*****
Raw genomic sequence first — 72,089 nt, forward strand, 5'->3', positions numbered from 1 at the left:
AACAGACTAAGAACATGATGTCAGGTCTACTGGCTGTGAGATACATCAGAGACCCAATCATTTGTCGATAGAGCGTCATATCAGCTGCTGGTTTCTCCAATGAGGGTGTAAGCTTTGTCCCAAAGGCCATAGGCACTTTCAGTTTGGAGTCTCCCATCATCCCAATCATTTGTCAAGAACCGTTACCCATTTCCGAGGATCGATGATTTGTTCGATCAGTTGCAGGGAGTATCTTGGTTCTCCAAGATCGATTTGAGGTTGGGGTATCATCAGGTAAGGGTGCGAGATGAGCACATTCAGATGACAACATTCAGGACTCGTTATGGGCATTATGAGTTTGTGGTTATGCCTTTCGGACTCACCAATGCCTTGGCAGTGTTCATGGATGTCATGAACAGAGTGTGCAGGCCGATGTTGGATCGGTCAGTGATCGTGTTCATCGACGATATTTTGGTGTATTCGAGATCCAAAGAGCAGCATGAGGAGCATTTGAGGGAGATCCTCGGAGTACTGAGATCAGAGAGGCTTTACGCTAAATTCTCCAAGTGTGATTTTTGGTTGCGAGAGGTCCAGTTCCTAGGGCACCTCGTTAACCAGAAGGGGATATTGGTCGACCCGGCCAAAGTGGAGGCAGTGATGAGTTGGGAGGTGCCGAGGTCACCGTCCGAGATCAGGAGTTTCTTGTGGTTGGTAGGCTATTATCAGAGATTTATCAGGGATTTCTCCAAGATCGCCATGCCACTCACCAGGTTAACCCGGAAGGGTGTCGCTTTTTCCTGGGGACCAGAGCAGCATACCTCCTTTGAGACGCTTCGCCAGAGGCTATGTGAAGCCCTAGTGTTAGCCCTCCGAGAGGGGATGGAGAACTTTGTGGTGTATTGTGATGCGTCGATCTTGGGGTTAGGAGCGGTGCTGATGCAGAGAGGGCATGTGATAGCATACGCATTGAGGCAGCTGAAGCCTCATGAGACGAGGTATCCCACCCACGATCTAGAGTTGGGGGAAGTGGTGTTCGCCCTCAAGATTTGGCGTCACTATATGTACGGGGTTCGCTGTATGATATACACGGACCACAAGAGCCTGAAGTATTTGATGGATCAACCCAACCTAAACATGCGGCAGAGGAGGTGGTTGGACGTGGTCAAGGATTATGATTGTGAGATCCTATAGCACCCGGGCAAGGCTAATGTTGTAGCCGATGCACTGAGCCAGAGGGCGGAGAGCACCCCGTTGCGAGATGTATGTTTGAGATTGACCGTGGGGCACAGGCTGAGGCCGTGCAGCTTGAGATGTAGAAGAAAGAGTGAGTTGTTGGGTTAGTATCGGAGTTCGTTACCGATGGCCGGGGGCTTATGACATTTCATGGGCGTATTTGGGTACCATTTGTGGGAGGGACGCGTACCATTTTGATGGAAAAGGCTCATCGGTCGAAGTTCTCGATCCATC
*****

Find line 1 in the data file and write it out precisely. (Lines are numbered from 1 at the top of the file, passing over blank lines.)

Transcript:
Raw genomic sequence first — 72,089 nt, forward strand, 5'->3', positions numbered from 1 at the left: